Disaster Prep For The Rest Of Us
by Dave Robinson
Originally published October 25, 2012
Until now my focus has been on family and home preparedness. And while I still believe that should be the individual priority, I am equally convinced that whatever service club or church organization with which you are involved should also be prepared to meet needs when necessary. Historically when a disaster or traumatic event strikes, church attendance swells. It seems to be a pattern anytime there is a crisis, people tend to look to a higher power for stability and comfort. There’s not a church in the country that doesn’t want to be known as the place that met the needs of its community when disaster happened. Don’t get me wrong, I still believe that families need to stock up. Get a kit, make a plan, and be informed, are very viable and essential for home preparedness.
Seven years ago when two major hurricanes struck the Gulf Coast, more than 40,000 refugees fled to the city of Austin, Texas. Several pastors showed up at shelters only to be turned away because they were neither trained nor had any qualifications to deal with the situation. Since then the Red Cross (upon request) has provided training to thousands of pastors and church members in their city. As a result, Austin is now one of the most ready cities in America. To date members of the Austin Disaster Relief Network have been called upon to respond to floods and fires in the surrounding area. Some were even sent to Joplin, Missouri, to assist following the devastating tornado in that area last year.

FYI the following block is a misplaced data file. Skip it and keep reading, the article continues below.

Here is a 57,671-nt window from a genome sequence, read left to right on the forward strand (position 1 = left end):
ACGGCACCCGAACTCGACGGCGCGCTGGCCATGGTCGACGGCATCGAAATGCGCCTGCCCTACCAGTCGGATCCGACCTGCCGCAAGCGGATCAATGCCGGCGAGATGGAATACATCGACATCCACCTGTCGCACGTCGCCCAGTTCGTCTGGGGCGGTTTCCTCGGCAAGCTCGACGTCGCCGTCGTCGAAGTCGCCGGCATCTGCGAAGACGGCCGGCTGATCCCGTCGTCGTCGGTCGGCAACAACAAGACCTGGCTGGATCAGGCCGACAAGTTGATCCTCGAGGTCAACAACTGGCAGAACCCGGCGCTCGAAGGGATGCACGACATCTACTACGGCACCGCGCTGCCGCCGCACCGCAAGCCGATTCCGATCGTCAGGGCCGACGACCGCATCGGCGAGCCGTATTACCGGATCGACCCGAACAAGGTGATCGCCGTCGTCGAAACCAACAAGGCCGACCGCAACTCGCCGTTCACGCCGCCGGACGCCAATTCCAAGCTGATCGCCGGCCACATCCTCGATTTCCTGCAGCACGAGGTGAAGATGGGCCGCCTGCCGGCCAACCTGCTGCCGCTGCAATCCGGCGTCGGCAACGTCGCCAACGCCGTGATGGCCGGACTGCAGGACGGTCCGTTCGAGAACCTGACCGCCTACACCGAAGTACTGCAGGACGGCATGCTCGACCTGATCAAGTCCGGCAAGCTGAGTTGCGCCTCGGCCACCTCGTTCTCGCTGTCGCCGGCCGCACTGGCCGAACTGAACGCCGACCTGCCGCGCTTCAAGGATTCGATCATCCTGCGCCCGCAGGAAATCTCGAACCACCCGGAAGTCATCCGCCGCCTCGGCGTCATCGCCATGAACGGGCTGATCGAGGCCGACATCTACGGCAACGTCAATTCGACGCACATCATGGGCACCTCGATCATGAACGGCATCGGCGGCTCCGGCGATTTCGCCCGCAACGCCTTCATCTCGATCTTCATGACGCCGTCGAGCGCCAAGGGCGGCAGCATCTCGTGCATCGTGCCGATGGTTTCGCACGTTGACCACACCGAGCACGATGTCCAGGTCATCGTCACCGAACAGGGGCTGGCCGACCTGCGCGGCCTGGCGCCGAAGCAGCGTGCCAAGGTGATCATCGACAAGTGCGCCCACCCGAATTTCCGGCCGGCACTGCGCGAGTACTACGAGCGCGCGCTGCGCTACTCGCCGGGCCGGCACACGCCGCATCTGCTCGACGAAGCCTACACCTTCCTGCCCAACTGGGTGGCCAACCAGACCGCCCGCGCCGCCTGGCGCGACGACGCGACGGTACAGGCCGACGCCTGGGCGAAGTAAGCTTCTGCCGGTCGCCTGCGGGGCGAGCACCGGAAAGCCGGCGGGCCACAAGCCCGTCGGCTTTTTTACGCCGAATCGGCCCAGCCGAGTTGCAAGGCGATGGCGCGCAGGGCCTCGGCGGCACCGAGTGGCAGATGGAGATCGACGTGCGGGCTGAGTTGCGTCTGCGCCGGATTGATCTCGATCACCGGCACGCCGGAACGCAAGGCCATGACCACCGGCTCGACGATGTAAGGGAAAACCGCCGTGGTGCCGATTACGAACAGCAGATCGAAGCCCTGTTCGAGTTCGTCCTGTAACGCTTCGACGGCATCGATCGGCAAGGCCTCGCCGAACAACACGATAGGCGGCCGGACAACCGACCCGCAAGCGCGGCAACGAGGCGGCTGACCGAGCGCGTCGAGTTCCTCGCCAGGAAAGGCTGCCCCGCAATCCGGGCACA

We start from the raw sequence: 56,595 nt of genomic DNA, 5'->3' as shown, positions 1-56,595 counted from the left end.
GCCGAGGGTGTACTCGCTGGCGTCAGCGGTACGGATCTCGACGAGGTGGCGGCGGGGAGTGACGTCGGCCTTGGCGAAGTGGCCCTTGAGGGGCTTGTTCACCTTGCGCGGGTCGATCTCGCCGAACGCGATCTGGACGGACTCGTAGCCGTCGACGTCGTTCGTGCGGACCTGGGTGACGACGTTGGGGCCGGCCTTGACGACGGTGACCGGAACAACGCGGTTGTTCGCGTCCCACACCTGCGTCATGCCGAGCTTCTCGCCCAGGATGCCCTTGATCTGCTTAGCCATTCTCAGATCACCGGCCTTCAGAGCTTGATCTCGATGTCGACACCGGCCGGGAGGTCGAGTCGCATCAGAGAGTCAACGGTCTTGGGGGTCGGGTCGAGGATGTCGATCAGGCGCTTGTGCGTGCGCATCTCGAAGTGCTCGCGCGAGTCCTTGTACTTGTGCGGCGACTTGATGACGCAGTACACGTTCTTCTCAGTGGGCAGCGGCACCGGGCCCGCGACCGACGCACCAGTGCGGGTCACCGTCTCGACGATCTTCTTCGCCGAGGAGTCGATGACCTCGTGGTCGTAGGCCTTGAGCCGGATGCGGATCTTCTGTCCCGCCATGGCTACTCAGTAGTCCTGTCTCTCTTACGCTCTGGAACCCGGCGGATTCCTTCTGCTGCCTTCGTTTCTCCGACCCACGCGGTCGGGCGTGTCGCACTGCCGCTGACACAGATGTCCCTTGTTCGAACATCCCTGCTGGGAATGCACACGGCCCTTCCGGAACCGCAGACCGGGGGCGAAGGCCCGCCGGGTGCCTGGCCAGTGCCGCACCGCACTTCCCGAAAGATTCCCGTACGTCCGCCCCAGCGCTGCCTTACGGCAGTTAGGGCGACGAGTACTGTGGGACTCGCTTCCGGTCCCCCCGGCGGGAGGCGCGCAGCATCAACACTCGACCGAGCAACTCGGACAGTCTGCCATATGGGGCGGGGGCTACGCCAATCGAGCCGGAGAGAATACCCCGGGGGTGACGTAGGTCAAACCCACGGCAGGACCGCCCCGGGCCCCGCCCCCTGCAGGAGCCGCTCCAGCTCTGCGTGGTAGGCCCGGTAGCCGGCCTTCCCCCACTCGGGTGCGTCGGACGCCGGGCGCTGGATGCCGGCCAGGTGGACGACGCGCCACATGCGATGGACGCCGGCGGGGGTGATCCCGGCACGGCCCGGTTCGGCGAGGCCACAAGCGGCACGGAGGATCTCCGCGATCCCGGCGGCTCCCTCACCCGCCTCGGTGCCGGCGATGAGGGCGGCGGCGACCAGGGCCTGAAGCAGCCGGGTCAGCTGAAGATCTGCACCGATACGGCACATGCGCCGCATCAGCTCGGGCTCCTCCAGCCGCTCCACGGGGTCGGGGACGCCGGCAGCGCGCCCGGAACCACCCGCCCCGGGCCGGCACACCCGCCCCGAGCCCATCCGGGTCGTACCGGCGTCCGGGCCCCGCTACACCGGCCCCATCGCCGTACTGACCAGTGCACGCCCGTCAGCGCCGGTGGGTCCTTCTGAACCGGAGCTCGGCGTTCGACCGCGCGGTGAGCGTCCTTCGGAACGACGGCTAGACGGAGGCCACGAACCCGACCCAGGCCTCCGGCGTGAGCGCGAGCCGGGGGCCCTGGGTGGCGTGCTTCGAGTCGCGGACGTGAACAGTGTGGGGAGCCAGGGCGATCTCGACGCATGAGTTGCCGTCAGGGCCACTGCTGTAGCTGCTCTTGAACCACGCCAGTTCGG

Many churches in our region already have some food supplies on hand, some are operating their own mini food bank and most have a commercial-grade kitchen. Moving ahead with an expanded disaster plan, including increasing supplies on hand, would be a small step toward making a big difference. And while you’re at it, how about compiling a skills inventory of your group. Who has medical experience? Is there a nurse or doctor in your group? Does anyone have skills in working with children? How about counseling? Maybe a team of musicians that don’t need electricity to make music. You get the idea. If this sounds familiar, it should. Your church or service club is a microcosm of the community and it may be every bit as important to map your group, as it is to map your neighborhood.
The next time your service club or church has a planning session, show them a copy of this column. When all the lights in the neighborhood are out except for the Coleman lantern in your gathering place, people will naturally be drawn to you. If there is a pot of soup on the propane stove and some coffee going, you might just make an impression on someone. You could save lives. Food for thought...
As always send your comments and question to me at firstname.lastname@example.org.
Note: Dave Robinson is Bandon's Postmaster and has worked for the postal service for 30 years. He has a background in law enforcement, served in the Air Force in Vietnam, worked nine years for the Coos County Sheriff's Department, and serves on the Myrtle Point School Board, where he lives.
additional columns by Dave Robinson